U.S. Pat. No. 2,962,539 to Daniels discloses the mounting of solar cells in depressions on a flexible sheet which serves as a mounting platform. Printed circuitry may be used for the connections.

OBJECTS OF THE INVENTION

It is, therefore, an object of the present invention to provide an encapsulated solar cell module that has improved electrical contacts.

Another object of the invention is to provide an improved process for making an encapsulated solar cell module which is less costly and make electrical contact during encapsulation.

Still another object of the invention is to provide an improved solar cell module in which solar cells of various configurations can be used with only slight modification.

A further object of the invention is to provide an improved solar cell module in which the embossing depth may be modified so that a variety of cells of various thicknesses can be handled or used.

An additional object of the invention is to provide an improved process for encapsulating cells into modules with less handling so that the process is suitable for automation.

These and other objects of the invention will be apparent from the specification which follows and from the drawing wherein like numerals are used throughout to identify like parts.

SUMMARY OF THE INVENTION

The problems of the prior art have been solved by utilizing the method of the present invention in which solar cells are encapsulated in a plastic material. The encapsulating material is embossed to enable the cells to be readily positioned for final encapsulation. The electrical connections to the solar cells are made at the same time the cells are encapsulated.

DESCRIPTION OF THE DRAWINGS

FIG. 1 is a perspective view with parts broken away of a solar cell module constructed in accordance with the invention;

FIG. 2 is a vertical section view taken along the line 2--2 in FIG. 1;

FIG. 3 is a plan view of a back plastic sheet hving printed circuitry thereon, and

FIG. 4 is a vertical section view similar to FIG. 2 showing an alternate embodiment of the invention.

DESCRIPTION OF THE PREFERRED EMBODIMENT

Referring now to the drawing there is shown in FIG. 1 a sheet 10 of transparent plastic material which is utilized as a cover. A fluorinated ethylene propylene copolymer film described in U.S. Pat. No. 2,946,763 has been suitable for this purpose. This film is known commercially as Teflon FEP, and it is an interpolymer of tetrafluoroetylene and hexafluoropropylene. It is further contemplated that other clear film may be used.

According to the present invention, a flat sheet of this fluorinated ethylene propylene copolymer is heated and pressure molded to form an embossed surface having a plurality of depressions 12 arranged in rows. Each depression 12 has the same configuration as a solar cell, and each cover sheet 10 has as many depressions in an array of adjacent rows as are required for the particular application.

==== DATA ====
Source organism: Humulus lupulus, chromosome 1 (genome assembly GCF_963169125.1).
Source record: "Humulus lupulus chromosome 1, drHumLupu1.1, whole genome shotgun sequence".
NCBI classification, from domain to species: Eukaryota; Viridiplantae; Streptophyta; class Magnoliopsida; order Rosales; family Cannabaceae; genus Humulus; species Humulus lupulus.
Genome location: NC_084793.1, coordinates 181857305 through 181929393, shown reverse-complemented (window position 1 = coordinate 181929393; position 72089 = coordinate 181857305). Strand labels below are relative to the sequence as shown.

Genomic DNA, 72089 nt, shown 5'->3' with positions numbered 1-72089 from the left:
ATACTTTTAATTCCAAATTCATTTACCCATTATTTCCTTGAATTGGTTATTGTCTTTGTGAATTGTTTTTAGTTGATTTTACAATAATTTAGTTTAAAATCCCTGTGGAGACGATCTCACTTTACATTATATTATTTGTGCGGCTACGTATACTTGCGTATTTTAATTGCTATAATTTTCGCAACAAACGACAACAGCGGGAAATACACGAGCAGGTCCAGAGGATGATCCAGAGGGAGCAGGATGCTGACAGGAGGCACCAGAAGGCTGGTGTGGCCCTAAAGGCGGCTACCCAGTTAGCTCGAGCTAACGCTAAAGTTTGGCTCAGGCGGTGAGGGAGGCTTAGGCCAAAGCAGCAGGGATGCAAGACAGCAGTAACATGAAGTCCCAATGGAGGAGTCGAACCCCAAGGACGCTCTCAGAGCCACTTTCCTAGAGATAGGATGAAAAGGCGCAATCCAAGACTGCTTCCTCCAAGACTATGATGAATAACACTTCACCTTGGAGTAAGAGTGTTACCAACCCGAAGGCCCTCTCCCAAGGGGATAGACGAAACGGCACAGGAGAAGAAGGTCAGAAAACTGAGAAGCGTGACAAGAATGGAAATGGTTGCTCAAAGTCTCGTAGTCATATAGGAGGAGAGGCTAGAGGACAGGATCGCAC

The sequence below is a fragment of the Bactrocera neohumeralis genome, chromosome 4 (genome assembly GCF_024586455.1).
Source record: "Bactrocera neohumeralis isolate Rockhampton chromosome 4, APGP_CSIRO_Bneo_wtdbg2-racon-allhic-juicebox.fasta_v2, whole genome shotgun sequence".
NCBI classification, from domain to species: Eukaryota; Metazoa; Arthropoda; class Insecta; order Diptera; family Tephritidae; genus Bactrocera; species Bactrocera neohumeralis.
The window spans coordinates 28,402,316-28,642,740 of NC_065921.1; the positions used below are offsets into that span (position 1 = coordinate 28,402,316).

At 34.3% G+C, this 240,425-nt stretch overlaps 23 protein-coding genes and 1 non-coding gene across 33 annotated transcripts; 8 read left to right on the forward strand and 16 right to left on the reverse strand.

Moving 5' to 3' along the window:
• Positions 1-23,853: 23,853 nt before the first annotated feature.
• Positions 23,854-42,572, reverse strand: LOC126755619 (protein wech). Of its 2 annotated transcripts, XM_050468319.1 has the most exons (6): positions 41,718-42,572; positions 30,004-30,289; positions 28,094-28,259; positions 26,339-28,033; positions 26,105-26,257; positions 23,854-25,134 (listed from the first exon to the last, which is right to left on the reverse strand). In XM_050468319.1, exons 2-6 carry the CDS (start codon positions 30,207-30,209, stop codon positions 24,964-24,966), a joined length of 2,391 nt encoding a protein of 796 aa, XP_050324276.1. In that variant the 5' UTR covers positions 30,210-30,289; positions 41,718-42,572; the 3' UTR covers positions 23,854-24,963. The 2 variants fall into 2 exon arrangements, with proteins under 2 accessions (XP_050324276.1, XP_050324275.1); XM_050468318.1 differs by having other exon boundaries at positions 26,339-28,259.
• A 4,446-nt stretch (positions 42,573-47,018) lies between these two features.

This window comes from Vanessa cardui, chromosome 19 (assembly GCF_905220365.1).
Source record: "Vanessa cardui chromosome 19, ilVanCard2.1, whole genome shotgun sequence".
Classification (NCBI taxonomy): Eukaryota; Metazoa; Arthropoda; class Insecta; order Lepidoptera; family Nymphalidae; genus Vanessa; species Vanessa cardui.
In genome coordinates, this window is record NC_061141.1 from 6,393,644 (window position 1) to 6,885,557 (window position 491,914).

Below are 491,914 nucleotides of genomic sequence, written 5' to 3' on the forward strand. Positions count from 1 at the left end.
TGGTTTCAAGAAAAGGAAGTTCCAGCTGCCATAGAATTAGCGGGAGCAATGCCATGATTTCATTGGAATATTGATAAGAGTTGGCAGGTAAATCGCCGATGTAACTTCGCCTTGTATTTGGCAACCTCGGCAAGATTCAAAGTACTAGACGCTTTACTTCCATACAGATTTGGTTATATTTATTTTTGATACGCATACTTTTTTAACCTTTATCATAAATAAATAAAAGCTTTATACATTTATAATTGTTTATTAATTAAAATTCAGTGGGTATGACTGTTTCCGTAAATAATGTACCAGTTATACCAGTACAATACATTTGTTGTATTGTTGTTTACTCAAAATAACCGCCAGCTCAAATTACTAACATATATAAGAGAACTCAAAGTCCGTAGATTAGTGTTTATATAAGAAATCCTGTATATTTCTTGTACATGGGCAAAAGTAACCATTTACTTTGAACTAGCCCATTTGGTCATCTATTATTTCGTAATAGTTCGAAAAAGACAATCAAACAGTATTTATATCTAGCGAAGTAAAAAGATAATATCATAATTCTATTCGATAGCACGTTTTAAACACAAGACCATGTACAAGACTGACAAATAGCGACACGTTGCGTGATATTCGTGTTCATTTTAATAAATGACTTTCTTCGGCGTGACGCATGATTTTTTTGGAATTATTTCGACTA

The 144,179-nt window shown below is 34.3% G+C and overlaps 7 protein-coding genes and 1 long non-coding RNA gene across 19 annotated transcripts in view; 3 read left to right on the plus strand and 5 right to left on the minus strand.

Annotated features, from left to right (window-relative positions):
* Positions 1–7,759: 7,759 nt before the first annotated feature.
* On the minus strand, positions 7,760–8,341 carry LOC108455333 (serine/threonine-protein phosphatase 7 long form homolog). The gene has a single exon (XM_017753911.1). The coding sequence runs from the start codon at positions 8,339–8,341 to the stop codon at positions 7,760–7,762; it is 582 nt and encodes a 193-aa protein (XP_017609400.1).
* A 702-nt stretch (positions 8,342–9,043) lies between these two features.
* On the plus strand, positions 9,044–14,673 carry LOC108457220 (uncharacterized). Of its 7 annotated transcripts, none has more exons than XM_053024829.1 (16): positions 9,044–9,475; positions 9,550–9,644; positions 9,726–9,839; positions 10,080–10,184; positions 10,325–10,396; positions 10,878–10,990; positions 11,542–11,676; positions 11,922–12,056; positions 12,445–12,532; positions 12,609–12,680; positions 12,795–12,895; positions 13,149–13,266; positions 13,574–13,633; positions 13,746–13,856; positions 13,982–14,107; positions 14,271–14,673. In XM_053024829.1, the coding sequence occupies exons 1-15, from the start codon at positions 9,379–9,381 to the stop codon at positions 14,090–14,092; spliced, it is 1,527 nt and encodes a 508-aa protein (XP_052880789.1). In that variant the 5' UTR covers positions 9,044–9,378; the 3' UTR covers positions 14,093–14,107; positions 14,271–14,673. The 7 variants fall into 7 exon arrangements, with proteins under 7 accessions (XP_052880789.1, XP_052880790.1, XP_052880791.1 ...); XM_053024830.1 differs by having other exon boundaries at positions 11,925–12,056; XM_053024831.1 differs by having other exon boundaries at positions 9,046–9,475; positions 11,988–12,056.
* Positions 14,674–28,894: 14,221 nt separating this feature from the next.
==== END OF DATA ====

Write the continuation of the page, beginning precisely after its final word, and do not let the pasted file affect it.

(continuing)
The depth of each depression is sufficient to position the solar cell. The depth of the depression will depend on the material used in the cover sheet 10. More particularly, the amount of material flow during lamination or fabrication is a determining factor in designing the depth of the depressions 12.

Referring to FIGS. 1 and 2, a plurality of solar cells 14 are placed in the depressions 12. Each depression contains one solar cell having its first surface 16 in contact with the sheet 10. Thus, the front surface 16 of the solar cell 14 which is to face the light source contacts the bottom of the depression 12.

Solar cells 14 with positive and negative contacts on the back surface 18 are preferred. These contacts 20 and 22 are shown in FIGS. 1 and 2. N on P cells are preferred for space applications. With this type of cell the contact 20 is positive and the contact 22 is negative. With P on N cells the contacts 20 and 22 are negative and positive respectively.

A second sheet of fluorinated ethylene propylene copolymer 24 shown best in FIG. 3 has the required interconnecting circuitry metalization 26 on it. The sheet 16 is likewise an interpolymer of tetrafluoroethylene and hexafluoroethylene, as described in U.S. Pat. No. 2,946,763. It is also contemplated that other materials may be used.

Metal films 26 forming the circuitry can be much thinner than contacts now in use. By way of example, the conventional contacts presently used are about 1 to 2 mils thick. In contrast, the printed circuit contacts of the present invention are less than about 1/2 mil. These films are so positioned on the sheet 24 that each electrically connects the contacts 20 on all the cells 14 in one row to the contacts 22 on the cells in an adjacent row.

The plastic sheet 24 is placed over the solar cells 14 in the depressions 12 in a sheet 10 as shown in FIG. 1. The assembly is then laminated to insure a good FEP bond. During this step the electrical connections are made by thermal compression bonding.

DESCRIPTION OF AN ALTERNATE EMBODIMENT